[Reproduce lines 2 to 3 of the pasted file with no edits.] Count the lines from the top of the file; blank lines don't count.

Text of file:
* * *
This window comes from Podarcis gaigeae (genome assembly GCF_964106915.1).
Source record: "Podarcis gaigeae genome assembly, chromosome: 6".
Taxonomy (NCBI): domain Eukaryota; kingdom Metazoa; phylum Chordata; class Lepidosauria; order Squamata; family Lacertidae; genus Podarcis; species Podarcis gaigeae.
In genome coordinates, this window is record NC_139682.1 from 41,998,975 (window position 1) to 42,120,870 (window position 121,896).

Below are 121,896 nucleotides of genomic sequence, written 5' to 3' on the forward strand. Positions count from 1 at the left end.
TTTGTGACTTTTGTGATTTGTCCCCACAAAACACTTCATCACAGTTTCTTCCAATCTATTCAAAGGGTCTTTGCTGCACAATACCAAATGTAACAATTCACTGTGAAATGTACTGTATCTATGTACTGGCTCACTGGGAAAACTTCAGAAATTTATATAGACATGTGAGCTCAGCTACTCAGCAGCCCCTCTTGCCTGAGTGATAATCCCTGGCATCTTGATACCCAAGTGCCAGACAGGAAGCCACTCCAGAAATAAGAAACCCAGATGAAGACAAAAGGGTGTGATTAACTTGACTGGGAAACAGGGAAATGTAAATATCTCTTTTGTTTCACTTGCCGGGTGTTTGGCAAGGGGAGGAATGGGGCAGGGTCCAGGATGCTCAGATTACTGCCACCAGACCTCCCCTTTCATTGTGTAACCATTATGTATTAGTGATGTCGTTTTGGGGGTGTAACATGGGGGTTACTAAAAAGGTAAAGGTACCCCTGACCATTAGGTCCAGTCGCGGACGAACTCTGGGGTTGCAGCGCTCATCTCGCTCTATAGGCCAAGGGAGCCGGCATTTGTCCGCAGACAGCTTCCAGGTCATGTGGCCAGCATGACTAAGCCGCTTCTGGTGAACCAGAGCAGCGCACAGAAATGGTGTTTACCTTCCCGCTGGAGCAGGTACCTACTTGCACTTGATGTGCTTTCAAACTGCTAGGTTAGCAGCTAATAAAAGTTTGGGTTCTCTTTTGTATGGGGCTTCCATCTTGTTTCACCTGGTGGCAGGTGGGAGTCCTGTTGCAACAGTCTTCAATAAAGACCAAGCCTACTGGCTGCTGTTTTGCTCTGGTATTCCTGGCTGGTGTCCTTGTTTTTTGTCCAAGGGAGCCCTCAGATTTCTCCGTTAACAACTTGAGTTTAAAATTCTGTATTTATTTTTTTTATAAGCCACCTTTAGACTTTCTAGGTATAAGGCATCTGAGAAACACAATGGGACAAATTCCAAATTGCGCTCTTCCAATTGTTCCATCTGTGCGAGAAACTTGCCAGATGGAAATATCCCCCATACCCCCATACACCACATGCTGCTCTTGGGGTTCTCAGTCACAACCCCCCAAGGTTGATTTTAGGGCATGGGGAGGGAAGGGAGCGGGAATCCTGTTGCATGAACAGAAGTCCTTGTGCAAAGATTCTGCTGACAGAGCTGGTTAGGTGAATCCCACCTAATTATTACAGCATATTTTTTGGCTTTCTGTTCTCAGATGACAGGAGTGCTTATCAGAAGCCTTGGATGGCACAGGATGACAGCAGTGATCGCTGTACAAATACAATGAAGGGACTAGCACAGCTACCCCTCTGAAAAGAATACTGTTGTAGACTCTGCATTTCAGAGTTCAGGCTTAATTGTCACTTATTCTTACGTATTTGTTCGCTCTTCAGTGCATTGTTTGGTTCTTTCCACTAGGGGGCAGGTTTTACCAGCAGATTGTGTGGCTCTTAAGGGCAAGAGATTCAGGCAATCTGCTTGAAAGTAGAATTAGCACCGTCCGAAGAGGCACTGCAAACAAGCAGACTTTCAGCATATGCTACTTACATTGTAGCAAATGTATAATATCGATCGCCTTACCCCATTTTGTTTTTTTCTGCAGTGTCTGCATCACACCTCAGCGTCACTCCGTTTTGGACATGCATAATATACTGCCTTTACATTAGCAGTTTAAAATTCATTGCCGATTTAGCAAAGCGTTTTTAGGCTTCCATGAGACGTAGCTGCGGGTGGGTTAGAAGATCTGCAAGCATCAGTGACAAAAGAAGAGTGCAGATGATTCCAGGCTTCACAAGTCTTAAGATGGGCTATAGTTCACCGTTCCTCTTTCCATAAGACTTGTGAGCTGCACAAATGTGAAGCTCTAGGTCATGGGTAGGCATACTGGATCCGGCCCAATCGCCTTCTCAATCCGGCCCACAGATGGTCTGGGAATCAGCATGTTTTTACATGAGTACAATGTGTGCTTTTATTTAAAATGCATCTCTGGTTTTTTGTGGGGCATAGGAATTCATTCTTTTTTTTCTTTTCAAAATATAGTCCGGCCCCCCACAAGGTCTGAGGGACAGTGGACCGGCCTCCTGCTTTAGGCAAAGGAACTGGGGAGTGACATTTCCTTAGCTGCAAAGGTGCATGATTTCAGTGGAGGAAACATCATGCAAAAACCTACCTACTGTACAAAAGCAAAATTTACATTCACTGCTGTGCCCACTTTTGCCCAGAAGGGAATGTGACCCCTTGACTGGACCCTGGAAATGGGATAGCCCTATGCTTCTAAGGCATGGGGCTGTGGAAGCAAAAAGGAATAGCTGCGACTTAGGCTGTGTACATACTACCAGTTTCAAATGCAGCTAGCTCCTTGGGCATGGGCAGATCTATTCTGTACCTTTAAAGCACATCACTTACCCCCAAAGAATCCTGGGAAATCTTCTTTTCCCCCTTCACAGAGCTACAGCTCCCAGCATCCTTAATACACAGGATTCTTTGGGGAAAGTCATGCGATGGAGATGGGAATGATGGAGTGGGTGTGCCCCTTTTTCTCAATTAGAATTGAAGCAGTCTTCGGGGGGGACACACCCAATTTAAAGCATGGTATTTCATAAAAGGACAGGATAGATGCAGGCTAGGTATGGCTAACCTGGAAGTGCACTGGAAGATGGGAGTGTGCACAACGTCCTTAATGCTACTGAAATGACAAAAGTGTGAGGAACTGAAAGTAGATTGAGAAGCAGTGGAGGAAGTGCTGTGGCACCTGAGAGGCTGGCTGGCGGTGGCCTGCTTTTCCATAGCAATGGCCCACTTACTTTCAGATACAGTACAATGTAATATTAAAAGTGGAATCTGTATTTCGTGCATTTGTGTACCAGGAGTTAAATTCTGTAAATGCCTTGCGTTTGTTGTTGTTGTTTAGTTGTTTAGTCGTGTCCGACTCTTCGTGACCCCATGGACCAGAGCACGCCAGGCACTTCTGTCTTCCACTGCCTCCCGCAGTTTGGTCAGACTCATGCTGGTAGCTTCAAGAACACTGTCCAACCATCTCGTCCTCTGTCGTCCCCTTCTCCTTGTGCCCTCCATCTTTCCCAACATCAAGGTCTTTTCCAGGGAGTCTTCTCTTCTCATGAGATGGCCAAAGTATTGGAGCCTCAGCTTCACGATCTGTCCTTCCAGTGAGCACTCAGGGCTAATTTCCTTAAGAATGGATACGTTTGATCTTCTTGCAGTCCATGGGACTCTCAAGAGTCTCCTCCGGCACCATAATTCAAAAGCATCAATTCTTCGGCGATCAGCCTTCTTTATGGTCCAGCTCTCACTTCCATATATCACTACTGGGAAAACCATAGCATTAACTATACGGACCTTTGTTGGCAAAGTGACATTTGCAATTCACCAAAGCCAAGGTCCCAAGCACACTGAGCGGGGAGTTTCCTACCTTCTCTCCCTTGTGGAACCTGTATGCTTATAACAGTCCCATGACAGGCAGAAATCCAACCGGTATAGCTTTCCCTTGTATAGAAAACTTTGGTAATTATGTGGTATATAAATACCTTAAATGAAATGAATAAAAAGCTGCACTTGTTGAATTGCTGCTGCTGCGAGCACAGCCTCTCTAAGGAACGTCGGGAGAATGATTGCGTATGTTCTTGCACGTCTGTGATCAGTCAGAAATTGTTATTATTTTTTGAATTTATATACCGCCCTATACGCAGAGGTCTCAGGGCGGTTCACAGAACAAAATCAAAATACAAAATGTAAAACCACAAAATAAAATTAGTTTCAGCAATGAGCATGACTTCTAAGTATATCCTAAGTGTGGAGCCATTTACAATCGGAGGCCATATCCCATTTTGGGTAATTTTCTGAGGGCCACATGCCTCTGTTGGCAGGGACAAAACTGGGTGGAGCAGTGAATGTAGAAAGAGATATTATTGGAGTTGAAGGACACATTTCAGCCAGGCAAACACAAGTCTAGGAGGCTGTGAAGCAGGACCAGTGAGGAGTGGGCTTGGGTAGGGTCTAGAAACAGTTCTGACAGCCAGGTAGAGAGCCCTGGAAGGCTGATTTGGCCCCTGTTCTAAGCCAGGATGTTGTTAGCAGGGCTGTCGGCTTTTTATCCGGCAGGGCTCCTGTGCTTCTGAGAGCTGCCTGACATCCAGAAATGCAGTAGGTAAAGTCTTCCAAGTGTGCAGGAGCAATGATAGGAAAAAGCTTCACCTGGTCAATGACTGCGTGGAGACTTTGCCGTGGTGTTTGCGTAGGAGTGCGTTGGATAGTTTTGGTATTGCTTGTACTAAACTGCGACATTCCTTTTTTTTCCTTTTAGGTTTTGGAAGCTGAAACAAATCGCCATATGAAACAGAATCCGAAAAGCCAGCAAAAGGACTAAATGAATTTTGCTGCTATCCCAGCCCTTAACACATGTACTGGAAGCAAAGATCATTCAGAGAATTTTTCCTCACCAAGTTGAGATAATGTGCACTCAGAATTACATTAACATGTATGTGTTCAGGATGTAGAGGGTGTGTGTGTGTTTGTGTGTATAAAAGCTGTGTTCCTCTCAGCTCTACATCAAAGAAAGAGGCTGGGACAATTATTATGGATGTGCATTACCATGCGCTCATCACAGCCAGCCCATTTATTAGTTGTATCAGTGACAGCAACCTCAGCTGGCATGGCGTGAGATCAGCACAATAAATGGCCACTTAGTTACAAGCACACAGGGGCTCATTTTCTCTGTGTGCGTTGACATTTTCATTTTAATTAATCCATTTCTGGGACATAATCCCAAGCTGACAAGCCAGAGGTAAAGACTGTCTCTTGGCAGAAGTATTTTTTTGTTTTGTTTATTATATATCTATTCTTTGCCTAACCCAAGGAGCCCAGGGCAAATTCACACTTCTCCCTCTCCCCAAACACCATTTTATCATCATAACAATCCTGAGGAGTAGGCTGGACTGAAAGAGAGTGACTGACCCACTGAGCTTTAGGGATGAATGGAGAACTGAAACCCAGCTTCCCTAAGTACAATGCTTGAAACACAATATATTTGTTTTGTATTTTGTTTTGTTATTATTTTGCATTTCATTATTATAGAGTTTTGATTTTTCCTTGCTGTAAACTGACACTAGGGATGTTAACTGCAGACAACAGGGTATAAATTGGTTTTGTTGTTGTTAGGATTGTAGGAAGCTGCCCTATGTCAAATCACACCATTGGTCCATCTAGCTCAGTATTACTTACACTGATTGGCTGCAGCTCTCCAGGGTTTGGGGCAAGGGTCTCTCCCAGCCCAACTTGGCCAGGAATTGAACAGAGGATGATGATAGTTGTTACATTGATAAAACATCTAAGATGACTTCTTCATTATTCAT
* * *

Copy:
Source record: "Podarcis gaigeae genome assembly, chromosome: 6".
Taxonomy (NCBI): domain Eukaryota; kingdom Metazoa; phylum Chordata; class Lepidosauria; order Squamata; family Lacertidae; genus Podarcis; species Podarcis gaigeae.